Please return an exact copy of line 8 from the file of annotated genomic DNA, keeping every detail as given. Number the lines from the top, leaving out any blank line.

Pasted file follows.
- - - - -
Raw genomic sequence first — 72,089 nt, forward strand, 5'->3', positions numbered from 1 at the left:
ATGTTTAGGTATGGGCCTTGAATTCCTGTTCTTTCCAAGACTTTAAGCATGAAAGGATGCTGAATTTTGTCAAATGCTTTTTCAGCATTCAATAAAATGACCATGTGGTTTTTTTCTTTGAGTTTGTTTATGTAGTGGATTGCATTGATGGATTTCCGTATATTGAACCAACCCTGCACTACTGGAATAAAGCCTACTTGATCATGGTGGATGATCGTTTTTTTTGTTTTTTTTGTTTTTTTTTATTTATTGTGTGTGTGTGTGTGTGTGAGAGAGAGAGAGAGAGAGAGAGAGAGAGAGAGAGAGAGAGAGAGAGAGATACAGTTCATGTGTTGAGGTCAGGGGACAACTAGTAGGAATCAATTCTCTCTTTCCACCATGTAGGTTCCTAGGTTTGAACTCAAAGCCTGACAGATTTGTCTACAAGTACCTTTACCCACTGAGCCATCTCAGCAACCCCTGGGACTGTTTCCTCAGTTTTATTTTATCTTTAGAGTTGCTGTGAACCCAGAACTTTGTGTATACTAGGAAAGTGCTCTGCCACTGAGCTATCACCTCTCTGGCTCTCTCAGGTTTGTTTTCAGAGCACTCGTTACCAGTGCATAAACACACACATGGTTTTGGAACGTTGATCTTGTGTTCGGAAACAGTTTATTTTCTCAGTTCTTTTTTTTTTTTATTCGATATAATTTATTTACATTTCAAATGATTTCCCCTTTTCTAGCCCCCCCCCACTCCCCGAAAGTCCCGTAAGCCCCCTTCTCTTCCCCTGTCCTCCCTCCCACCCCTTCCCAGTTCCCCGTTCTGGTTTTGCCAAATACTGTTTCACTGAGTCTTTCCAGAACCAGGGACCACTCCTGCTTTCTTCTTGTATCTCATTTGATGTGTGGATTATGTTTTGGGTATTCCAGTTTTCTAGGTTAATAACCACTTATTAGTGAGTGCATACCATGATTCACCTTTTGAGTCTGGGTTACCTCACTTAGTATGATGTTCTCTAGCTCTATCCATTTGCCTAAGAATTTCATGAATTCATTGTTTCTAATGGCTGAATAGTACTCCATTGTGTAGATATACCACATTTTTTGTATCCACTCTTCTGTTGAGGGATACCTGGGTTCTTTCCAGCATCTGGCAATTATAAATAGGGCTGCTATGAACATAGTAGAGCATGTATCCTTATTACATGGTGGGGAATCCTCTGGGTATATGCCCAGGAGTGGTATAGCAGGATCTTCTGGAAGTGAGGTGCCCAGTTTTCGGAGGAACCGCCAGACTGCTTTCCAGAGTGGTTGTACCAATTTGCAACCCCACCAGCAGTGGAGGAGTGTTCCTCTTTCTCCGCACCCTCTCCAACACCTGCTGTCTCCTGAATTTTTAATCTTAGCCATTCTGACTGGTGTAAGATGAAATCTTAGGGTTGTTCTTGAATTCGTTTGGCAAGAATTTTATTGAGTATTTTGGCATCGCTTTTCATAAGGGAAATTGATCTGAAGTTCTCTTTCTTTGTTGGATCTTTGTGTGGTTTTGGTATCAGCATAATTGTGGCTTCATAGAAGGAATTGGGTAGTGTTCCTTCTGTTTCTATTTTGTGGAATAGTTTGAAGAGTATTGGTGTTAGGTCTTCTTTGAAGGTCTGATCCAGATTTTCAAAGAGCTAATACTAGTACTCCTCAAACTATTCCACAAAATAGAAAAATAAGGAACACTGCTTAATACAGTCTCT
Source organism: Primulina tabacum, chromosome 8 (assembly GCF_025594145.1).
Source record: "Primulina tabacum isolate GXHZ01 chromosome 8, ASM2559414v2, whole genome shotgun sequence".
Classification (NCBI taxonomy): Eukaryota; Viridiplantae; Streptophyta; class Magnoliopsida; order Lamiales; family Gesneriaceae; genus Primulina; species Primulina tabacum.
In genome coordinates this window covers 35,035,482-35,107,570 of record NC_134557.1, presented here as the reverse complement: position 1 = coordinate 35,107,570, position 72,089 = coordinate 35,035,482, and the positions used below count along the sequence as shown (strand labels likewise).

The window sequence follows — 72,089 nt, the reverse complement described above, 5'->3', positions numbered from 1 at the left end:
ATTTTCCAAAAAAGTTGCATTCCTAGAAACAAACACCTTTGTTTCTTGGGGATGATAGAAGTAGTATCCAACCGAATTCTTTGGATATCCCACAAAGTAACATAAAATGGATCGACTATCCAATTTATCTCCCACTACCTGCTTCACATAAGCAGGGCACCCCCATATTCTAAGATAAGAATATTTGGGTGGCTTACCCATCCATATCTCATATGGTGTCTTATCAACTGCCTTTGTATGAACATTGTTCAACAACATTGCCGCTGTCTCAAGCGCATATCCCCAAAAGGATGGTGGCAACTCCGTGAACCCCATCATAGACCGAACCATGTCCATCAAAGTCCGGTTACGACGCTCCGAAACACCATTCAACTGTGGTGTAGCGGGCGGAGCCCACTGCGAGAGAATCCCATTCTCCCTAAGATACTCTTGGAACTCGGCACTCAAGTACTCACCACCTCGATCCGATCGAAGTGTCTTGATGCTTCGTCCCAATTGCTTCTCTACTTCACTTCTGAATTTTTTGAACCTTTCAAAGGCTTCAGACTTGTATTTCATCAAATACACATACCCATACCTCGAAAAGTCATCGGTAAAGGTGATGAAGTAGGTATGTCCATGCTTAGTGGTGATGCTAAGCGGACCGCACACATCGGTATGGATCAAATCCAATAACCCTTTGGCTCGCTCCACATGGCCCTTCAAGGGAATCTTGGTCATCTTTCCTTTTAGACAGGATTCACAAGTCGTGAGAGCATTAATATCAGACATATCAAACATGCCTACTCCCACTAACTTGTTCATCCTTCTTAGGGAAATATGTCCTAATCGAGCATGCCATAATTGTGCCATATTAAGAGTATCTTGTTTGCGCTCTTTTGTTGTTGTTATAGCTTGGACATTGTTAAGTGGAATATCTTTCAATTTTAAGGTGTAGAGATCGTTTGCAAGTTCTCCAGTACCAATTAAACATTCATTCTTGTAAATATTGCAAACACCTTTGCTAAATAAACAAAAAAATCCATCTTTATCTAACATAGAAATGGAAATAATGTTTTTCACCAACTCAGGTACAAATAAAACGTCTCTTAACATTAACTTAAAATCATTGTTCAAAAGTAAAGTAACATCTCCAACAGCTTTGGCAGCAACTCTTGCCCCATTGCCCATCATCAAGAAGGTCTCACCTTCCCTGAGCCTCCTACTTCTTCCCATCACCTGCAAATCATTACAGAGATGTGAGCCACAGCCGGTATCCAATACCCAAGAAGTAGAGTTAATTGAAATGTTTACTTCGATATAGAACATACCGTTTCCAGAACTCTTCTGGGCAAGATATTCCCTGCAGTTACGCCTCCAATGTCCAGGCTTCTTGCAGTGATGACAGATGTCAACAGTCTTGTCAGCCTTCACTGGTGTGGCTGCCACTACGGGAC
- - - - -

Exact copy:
ATTTTCCAAAAAAGTTGCATTCCTAGAAACAAACACCTTTGTTTCTTGGGGATGATAGAAGTAGTATCCAACCGAATTCTTTGGATATCCCACAAAGTAACATAAAATGGATCGACTATCCAATTTATCTCCCACTACCTGCTTCACATAAGCAGGGCACCCCCATATTCTAAGATAAGAATATTTGGGTGGCTTACCCATCCATATCTCATATGGTGTCTTATCAACTGCCTTTGTATGAACATTGTTCAACAACATTGCCGCTGTCTCAAGCGCATATCCCCAAAAGGATGGTGGCAACTCCGTGAACCCCATCATAGACCGAACCATGTCCATCAAAGTCCGGTTACGACGCTCCGAAACACCATTCAACTGTGGTGTAGCGGGCGGAGCCCACTGCGAGAGAATCCCATTCTCCCTAAGATACTCTTGGAACTCGGCACTCAAGTACTCACCACCTCGATCCGATCGAAGTGTCTTGATGCTTCGTCCCAATTGCTTCTCTACTTCACTTCTGAATTTTTTGAACCTTTCAAAGGCTTCAGACTTGTATTTCATCAAATACACATACCCATACCTCGAAAAGTCATCGGTAAAGGTGATGAAGTAGGTATGTCCATGCTTAGTGGTGATGCTAAGCGGACCGCACACATCGGTATGGATCAAATCCAATAACCCTTTGGCTCGCTCCACATGGCCCTTCAAGGGAATCTTGGTCATCTTTCCTTTTAGACAGGATTCACAAGTCGTGAGAGCATTAATATCAGACATATCAAACATGCCTACTCCCACTAACTTGTTCATCCTTCTTAGGGAAATATGTCCTAATCGAGCATGCCATAATTGTGCCATATTAAGAGTATCTTGTTTGCGCTCTTTTGTTGTTGTTATAGCTTGGACATTGTTAAGTGGAATATCTTTCAATTTTAAGGTGTAGAGATCGTTTGCAAGTTCTCCAGTACCAATTAAACATTCATTCTTGTAAATATTGCAAACACCTTTGCTAAATAAACAAAAAAATCCATCTTTATCTAACATAGAAATGGAAATAATGTTTTTCACCAACTCAGGTACAAATAAAACGTCTCTTAACATTAACTTAAAATCATTGTTCAAAAGTAAAGTAACATCTCCAACAGCTTTGGCAGCAACTCTTGCCCCATTGCCCATCATCAAGAAGGTCTCACCTTCCCTGAGCCTCCTACTTCTTCCCATCACCTGCAAATCATTACAGAGATGTGAGCCACAGCCGGTATCCAATACCCAAGAAGTAGAGTTAATTGAAATGTTTACTTCGATATAGAACATACCGTTTCCAGAACTCTTCTGGGCAAGATATTCCCTGCAGTTACGCCTCCAATGTCCAGGCTTCTTGCAGTGATGACAGATGTCAACAGTCTTGTCAGCCTTCACTGGTGTGGCTGCCACTACGGGAC